Langenbeck's Archives of Surgery

, Volume 403, Issue 1, pp 23–35 | Cite as

Preoperative optimization for major hepatic resection

  • Sarah Walcott-Sapp
  • Kevin G. Billingsley



Major hepatic resections are performed for primary hepatobiliary malignancies, metastatic disease, and benign lesions. Patients with chronic liver disease, including cirrhosis and steatosis, are at an elevated risk of malnutrition and impaired strength and exercise capacity, deficits which cause increased risk of postoperative complications and mortality. The aims of this report are to discuss the pathophysiology of changes in nutrition, exercise capacity, and muscle strength in patient populations likely to require major hepatectomy, and review recommendations for preoperative evaluation and optimization.


Nutritional and functional impairment in preoperative hepatectomy patients, especially those with underlying liver disease, have a complex and multifactorial physiologic basis that is not completely understood.


Recognition of malnutrition and compromised strength and exercise tolerance preoperatively can be difficult, but is critical in providing the opportunity to intervene prior to major hepatic resection and potentially improve postoperative outcomes. There is promising data on a variety of nutritional strategies to ensure adequate intake of calories, proteins, vitamins, and minerals in patients with cirrhosis and reduce liver size and degree of fatty infiltration in patients with hepatic steatosis. Emerging evidence supports structured exercise programs to improve exercise tolerance and counteract muscle wasting.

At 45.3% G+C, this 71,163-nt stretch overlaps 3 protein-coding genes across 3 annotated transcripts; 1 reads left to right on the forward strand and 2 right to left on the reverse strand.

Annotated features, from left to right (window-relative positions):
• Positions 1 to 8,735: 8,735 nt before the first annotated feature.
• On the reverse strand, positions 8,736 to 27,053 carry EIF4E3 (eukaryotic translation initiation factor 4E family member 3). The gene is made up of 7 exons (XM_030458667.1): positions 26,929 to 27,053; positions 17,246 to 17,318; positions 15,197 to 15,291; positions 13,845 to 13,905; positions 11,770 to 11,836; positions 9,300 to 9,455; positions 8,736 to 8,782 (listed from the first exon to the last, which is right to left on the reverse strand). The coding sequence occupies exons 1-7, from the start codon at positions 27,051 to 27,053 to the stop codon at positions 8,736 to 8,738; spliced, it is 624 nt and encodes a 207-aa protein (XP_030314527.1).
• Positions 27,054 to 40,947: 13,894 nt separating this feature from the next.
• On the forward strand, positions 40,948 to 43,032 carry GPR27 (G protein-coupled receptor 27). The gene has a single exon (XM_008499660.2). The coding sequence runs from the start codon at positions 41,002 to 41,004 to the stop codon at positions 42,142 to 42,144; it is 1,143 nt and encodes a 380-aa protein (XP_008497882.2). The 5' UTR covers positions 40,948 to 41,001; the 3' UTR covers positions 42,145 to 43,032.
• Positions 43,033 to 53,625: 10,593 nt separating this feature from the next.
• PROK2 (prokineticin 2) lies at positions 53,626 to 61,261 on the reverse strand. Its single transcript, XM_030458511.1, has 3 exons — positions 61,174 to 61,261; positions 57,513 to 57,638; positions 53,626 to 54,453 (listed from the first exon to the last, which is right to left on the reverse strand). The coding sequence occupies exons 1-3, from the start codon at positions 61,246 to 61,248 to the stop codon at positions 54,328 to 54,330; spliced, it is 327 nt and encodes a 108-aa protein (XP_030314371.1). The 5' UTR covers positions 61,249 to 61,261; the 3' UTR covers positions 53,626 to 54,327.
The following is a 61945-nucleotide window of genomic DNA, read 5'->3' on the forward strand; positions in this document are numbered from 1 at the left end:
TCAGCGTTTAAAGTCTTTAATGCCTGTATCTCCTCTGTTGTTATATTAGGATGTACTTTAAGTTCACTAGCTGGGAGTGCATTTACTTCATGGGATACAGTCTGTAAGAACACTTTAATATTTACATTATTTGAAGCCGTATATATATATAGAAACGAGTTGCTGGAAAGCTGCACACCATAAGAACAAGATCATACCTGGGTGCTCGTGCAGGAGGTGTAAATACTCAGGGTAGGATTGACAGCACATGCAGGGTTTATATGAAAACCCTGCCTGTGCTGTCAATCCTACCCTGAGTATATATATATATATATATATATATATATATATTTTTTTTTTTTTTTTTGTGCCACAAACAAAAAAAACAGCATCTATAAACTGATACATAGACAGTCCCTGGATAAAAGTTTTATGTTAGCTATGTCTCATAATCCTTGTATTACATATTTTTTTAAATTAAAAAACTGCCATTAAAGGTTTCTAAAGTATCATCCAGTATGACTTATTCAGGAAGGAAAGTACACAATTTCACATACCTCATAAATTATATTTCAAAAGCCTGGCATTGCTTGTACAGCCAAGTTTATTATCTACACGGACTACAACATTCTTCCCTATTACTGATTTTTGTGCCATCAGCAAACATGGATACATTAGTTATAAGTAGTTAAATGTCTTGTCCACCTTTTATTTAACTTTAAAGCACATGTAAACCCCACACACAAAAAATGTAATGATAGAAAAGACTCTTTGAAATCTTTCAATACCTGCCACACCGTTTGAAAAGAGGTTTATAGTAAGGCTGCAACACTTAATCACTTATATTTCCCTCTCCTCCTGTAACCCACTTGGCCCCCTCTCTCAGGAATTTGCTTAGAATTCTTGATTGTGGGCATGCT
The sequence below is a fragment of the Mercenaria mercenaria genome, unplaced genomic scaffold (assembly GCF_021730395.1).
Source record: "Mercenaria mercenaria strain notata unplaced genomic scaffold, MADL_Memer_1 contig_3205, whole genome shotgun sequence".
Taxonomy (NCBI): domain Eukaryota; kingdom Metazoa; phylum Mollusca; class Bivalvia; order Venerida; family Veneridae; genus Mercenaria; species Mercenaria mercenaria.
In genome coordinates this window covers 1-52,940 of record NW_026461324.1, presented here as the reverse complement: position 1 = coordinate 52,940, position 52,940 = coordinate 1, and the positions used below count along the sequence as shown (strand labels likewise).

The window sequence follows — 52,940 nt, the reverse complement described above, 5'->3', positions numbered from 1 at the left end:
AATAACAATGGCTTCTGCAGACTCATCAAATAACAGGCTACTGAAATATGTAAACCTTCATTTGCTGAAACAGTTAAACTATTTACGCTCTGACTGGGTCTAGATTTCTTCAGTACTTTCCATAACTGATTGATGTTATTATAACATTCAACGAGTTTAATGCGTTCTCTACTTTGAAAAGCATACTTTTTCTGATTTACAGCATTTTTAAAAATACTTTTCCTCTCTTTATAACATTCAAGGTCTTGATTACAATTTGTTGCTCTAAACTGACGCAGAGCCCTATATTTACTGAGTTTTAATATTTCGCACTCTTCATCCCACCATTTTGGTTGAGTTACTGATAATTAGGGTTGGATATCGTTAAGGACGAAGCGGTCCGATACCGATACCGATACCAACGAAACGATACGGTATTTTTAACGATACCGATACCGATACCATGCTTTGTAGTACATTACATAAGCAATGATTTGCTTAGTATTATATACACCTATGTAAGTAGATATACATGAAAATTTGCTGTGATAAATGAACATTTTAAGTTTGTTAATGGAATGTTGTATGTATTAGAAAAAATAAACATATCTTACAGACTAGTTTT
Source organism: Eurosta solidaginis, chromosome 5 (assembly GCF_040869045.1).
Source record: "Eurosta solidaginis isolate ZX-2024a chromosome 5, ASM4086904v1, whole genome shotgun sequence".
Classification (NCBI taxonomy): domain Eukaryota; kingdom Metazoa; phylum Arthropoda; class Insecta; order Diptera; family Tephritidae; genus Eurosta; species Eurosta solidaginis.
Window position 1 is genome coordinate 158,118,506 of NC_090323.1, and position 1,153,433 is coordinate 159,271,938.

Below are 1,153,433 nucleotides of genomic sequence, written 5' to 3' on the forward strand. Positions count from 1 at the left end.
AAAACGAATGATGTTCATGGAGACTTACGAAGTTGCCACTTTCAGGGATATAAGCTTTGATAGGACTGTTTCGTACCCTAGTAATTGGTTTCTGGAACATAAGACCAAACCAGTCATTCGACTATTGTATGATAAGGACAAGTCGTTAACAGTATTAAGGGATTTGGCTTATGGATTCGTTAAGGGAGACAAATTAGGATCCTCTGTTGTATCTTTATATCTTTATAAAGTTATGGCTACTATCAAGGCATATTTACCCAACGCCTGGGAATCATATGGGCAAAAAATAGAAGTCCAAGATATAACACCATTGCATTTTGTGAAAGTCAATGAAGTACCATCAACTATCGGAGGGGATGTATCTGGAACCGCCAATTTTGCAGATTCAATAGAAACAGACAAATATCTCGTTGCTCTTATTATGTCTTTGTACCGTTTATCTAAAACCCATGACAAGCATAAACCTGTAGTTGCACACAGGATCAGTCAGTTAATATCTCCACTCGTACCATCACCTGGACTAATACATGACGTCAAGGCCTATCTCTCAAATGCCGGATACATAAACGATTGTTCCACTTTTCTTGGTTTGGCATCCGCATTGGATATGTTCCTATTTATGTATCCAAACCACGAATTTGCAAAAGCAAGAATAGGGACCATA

The importance of nutrition and functional status in patients indicated for major liver resection is apparent, and emerging evidence supports structured preoperative preparation programs involving nutritional intervention and exercise training. Further research is needed in this field to develop optimal protocols to evaluate and treat this heterogeneous cohort of patients.


Major hepatectomy Preoperative nutrition Exercise capacity 


Authors’ contributions

Study conception and design: Billingsley; acquisition of data: Walcott-Sapp; analysis and interpretation of data: Billingsley and Walcott-Sapp; drafting of manuscript: Billingsley and Walcott-Sapp; critical revision of manuscript: Billingsley and Walcott-Sapp.

Compliance with ethical standards

Conflict of interest

The authors declare that they have no conflict of interest.

Ethical approval

All procedures performed in studies involving human participants were in accordance with the ethical standards of the institutional and/or national research committee and with the 1964 Helsinki Declaration and its later amendments or comparable ethical standards. This article does not contain any studies with animals performed by any of the authors.

Informed consent

Informed consent was obtained from all individual participants included in the study.


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Copyright information

© Springer-Verlag GmbH Germany, part of Springer Nature 2017

Authors and Affiliations

  1. 1.Division of Surgical Oncology, Department of SurgeryOregon Health and Science UniversityPortlandUSA

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